STUMP » Articles » Presidential Mortality: 2020 Update -- These Candidates are Old » 30 January 2020, 18:12

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Presidential Mortality: 2020 Update -- These Candidates are Old  


30 January 2020, 18:12

I last updated this in 2019. So why not do a new calculation, now that we’ve got a slate of old, white men (and an old, white woman, and some younger folks who we don’t really care about survivability for).

Prior posts of similar type:

Just as in 2019, I will be dropping my own spreadsheets, and using the Longevity Illustrator, and for candidates, I will look sat the Democratic candidates, starting with the oldest and working to younger candidates til the numbers stop being interesting.

I will decide what I consider interesting numbers.


So, I start with Bernie Sanders, 78 years old. For my baseline, I’m going to say he has average health (yes, I know he had a heart attack, and we’ll test that in a moment).

Here are results — first, to specific ages:

Age Survival Probability
80 89%
85 66%
90 38%
95 15%
100 4%

Now, specific percentiles:

Percentiles Number of Years
90% 2
75% 5
50% 9
25% 14
10% 28

Now, last year, I decided there was no reason to assume poor health. As noted, he had had a heart attack. That could be considered average health for a 78-year-old, I suppose, but I don’t.

Let’s test out poor health.

Age Survival Probability
80 88%
85 54%
90 25%
95 8%

Now, specific percentiles:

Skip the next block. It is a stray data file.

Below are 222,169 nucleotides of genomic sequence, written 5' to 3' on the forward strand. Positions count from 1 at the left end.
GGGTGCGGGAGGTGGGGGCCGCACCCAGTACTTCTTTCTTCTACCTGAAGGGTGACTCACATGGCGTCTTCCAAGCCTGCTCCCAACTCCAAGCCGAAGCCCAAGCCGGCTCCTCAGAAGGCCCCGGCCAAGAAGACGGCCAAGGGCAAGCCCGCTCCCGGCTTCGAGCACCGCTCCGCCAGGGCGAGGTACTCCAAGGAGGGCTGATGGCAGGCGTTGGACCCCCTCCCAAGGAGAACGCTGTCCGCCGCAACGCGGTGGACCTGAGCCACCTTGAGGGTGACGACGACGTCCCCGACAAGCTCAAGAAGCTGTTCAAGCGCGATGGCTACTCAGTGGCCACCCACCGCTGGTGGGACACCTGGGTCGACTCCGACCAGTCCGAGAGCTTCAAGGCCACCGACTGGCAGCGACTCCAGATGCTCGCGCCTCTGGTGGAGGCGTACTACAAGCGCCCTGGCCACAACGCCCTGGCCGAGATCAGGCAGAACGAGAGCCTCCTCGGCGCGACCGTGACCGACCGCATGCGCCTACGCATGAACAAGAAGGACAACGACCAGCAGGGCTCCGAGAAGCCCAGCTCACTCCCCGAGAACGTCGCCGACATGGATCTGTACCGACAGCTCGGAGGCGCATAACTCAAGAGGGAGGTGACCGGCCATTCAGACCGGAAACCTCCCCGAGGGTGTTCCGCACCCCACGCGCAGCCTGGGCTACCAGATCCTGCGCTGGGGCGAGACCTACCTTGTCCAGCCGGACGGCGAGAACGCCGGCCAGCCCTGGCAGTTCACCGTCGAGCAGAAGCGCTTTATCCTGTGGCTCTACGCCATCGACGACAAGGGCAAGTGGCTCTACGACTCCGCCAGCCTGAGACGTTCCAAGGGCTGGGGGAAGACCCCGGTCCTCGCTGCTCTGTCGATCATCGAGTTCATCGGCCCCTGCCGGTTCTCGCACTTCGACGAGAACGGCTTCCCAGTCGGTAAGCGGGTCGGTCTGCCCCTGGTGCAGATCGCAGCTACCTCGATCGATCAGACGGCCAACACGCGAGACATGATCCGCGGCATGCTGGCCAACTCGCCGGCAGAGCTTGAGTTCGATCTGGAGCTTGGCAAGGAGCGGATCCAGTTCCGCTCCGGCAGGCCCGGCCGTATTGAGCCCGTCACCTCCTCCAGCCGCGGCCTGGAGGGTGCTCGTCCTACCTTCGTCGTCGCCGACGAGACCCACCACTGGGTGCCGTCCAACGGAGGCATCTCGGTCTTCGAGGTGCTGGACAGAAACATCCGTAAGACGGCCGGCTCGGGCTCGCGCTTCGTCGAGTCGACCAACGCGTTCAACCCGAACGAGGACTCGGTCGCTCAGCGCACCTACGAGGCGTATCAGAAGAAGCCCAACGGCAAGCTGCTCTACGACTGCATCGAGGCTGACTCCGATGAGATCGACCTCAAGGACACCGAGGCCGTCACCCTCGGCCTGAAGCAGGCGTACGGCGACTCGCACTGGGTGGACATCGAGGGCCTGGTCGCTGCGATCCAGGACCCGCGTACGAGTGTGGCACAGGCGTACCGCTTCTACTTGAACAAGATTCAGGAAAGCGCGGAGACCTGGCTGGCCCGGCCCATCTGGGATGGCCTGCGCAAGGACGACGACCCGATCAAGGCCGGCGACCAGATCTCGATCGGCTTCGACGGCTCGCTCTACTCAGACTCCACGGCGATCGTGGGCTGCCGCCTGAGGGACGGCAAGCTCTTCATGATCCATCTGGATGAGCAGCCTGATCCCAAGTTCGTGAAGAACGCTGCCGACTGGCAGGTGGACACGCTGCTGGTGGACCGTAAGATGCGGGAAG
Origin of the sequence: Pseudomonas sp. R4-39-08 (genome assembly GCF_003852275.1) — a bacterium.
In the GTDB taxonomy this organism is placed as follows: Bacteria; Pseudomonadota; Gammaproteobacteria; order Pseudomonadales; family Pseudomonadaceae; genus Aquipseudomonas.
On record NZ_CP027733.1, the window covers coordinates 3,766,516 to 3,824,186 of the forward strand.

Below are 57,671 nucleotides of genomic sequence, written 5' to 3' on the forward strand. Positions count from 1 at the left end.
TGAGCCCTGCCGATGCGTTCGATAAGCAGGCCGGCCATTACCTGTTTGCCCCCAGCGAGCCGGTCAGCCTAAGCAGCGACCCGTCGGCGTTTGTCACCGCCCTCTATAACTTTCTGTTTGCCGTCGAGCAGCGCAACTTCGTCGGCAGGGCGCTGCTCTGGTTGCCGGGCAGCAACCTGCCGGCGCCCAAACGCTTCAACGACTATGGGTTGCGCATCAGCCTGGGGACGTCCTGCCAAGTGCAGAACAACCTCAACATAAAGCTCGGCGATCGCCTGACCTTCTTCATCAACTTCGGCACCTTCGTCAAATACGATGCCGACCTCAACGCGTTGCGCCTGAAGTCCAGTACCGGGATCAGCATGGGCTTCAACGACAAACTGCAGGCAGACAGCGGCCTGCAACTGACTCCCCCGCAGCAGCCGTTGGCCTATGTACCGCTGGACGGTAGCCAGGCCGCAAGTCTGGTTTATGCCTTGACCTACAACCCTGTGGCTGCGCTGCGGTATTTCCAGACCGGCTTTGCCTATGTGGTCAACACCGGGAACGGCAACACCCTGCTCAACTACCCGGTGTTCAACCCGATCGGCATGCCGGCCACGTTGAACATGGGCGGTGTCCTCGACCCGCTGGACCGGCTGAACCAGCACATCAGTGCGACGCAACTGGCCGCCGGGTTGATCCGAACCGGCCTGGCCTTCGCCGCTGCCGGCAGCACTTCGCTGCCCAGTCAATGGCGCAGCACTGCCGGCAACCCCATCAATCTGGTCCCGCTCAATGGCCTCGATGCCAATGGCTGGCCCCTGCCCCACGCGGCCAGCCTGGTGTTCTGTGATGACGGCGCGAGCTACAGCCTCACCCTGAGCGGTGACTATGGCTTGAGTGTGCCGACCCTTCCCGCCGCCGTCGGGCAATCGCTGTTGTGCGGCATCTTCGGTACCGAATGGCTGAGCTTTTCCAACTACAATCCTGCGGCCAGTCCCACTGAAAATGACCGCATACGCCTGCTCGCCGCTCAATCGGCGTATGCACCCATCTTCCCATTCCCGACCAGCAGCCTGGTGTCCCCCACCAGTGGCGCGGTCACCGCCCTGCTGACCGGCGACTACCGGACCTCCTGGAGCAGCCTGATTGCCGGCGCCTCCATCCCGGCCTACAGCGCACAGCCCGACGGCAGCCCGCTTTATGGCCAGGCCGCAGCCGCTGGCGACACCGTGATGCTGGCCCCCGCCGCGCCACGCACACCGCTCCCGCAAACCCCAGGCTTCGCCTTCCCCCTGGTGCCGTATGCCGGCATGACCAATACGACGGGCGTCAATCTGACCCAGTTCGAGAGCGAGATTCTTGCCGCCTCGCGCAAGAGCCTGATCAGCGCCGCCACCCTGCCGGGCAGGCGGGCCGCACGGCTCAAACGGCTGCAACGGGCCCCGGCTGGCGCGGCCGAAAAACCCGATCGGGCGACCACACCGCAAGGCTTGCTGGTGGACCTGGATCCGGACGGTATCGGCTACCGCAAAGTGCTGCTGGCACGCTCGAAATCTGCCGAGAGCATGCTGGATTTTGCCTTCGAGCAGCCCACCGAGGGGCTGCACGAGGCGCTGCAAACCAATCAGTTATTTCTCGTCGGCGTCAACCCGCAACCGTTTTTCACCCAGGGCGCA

Percentiles Number of Years
90% 1
75% 3
50% 7
25% 12
10% 16

So…. yeah. The chances of Bernie not making it through one term (forget about two) is pretty high.


The numbers are not going to be very different for a year younger.

So to make it interesting, let’s say the December doctor’s report indicated excellent health for Biden. Bloomberg also got an excellent bill of health.

Just given what I know about these guys, I credit that Bloomberg is in excellent health compared to Biden.

So here are the results for a 77-year-old male in excellent health:

Age Survival Probability
80 91%
85 71%
90 46%
95 22%

Now, specific percentiles:

Percentiles Number of Years
90% 3
75% 7
50% 12
25% 17
10% 21

Look, even with excellent health, we’re not expecting any of these old men to run in 2024, no matter what. This is it for them all, and any of them have non-trivial probabilities of not making it to that year whether they’re President or not.

I could put in Trump here, but I don’t think most people are too concerned, one way or other, about him getting through a second term. I have no clue as to the state of his health, but he certainly seems to have a lot of energy.


Warren is the youngest of the old crew, and yes, Boomers, 70 years old is old. She’s also an actual Boomer, unlike the old guys.

I assume her health is excellent. Unlike the old guys, I have no reason to believe she has any health impairments.

The closest age to her birthday (how the tool works) puts her at 71 years, but again, it doesn’t make a huge amount of difference.

Age Survival Probability
75 96%
80 87%
85 73%
90 53%
95 30%

Now, specific percentiles:

Percentiles Number of Years
90% 7
75% 13
50% 19
25% 25
10% 29

So, whether Warren wins or loses, she definitely has a chance of running again in 2024.

Given these probabilities, though, it gets really boring for all the younger candidates. They have multiple bites at the apple in the future, should they want to.

How old was Biden when he first ran for President? I mean, that was over 30 years ago….


Back in 2019, I looked at possible Pres-VP pair-ups, but I’m not going down that silliness route right now. If any of these old folks get the Democratic nod, my assumption is they’ll pick much younger people for the VP slot.

But now I’ll plug the Longevity Illustrator again.

It’s a good idea to figure out your potential retirement horizon, even if you’re not running for the Presidency.

And as a Gen Xer, I do wonder when we will ever get a Gen X President. Obama was close, but not quite.

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